In Versatop Support Systems, LLC v. Georgia Expo, Inc., [2018-1208](April 19, 2019), the Federal Circuit reversed the district court’s finding that defendant’s advertising using plaintiff’s PIPE & DRAPE 2.0™ and 2.0™ trademarks did not constitute an infringement because advertising did not constitute a use in commerce.
Federal trademark infringement requires that the infringing mark be used in commerce. Relying on the definition of use in commerce in 15 USC 1127, which requires that the mark be placed on goods or containers, the district court concluded that defendant’s use of plaintiff’s marks in these advertisements:
did not constitute infringement because the plaintiff’s marks were not actually applied to products.
The Federal Circuit made quick work of this, first pointing out that the legislative history for the use in commerce definition expressly contemplated that it did not apply to infringement: “Clearly, how-ever, use of any type will continue to be considered in an infringement action.” The Federal Circuit noted that the Ninth Circuit has recognized the distinction between “use in commerce” as a requirement for federal trademark registration—as defined in Section 1127—and infringing uses of a mark. Treatises, such as McCarthy on Trademarks and Unfair Competition likewise recognizes that Section 1127 “defines the kinds of ‘use’ needed to acquire registerable trademark rights—not to infringe them.”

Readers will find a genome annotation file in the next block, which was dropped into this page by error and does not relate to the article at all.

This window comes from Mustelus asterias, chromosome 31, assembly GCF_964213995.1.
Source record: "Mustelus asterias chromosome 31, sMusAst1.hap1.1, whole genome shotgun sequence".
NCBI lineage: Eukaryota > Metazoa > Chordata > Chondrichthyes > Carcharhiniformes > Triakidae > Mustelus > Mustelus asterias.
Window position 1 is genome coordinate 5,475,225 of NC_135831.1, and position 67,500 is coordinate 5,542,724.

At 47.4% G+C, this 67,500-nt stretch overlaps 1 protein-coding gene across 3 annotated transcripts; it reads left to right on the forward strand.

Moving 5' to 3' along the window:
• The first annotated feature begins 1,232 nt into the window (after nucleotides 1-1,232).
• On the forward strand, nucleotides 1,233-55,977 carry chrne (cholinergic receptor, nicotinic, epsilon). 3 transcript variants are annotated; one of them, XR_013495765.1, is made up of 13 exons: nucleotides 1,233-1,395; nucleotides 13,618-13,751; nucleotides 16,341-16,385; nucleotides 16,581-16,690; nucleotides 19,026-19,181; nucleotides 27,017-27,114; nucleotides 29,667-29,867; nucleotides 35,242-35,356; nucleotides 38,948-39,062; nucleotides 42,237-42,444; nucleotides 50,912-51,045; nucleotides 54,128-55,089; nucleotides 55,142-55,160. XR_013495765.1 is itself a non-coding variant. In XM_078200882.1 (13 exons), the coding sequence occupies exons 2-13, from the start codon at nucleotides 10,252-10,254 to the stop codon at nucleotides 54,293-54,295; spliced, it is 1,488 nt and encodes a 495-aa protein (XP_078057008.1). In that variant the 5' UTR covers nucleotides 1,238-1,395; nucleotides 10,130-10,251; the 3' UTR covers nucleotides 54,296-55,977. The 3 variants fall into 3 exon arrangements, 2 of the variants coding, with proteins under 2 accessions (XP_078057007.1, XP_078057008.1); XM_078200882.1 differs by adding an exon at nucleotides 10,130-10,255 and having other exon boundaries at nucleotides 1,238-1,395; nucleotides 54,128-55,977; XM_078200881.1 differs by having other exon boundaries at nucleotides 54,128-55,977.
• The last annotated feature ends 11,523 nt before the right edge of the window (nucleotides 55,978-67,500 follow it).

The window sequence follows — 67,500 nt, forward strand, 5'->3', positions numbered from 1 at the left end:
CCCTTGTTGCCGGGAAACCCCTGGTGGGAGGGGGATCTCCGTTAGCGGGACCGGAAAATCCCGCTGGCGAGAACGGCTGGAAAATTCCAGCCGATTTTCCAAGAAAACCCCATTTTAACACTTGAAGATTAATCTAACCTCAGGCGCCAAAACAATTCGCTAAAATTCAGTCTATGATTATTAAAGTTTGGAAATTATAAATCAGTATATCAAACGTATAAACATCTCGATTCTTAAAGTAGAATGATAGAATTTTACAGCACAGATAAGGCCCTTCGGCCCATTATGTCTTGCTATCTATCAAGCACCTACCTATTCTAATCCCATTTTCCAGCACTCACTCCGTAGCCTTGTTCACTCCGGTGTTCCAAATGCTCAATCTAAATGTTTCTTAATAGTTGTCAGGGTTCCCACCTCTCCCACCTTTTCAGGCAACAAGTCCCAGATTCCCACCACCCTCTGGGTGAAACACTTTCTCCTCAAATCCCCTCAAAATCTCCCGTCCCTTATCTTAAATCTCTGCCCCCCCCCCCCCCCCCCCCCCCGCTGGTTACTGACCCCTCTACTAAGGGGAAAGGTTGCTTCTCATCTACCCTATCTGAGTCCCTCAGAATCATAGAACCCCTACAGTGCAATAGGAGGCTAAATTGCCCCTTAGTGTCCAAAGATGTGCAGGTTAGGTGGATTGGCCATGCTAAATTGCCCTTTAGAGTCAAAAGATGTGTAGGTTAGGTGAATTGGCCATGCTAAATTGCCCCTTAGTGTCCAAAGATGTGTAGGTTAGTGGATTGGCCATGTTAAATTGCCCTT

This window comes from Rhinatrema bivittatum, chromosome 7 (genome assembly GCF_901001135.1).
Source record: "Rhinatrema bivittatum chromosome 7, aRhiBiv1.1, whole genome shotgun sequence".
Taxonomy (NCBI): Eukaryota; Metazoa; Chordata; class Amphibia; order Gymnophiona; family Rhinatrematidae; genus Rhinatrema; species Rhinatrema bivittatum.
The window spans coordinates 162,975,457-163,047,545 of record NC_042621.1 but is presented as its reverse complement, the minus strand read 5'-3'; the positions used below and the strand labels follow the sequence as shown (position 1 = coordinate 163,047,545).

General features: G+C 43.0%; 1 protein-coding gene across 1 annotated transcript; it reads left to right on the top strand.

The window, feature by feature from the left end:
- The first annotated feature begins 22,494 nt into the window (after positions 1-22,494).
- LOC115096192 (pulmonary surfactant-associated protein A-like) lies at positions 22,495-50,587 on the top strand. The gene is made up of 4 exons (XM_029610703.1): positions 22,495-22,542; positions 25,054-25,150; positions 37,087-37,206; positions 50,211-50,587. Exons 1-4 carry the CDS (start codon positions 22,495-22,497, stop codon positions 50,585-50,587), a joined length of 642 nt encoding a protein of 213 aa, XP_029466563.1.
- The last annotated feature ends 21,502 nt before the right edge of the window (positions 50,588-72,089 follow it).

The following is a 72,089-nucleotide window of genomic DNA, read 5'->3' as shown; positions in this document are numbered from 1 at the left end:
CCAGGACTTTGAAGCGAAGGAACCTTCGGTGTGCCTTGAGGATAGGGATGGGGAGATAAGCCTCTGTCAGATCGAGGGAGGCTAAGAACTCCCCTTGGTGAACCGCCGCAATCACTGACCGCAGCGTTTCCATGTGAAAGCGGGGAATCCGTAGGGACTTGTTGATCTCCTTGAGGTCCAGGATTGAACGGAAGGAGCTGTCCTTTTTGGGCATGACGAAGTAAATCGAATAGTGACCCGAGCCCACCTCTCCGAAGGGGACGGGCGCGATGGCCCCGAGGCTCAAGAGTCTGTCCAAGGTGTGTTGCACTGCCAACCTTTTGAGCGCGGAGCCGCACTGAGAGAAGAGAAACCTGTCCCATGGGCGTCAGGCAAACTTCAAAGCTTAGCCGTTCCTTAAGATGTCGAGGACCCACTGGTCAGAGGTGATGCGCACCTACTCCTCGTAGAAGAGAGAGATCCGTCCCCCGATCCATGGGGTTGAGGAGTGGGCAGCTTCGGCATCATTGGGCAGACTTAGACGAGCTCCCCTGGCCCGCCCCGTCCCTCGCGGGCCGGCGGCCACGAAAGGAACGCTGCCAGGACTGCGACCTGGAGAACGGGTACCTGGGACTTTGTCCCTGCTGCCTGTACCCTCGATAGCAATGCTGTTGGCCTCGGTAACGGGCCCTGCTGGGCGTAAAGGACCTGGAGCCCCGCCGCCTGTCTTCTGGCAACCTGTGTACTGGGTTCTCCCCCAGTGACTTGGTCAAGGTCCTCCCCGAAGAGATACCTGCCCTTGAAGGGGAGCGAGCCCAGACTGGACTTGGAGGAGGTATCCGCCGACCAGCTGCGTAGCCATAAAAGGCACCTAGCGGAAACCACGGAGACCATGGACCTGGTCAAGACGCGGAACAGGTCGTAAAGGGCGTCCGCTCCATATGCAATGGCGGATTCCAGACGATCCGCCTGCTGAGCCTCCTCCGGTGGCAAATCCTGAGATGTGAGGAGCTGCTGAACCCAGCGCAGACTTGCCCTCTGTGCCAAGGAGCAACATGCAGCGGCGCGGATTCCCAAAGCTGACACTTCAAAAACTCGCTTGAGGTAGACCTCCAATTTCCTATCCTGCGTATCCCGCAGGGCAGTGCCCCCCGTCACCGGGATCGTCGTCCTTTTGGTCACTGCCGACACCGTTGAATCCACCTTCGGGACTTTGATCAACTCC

The Federal Circuit concluded that contrary to this precedent, the district court in this case incorrectly applied the definition of “use in commerce” that is included in the statute for purposes of trademark registration, instructing “[t]his definition does not apply to trademark infringement.”
Turning to the likelihood of confusion, the Federal Circuit found ample evidence infringement, so it not only reversed summary judgment, but entered judgment in favor of plaintiff.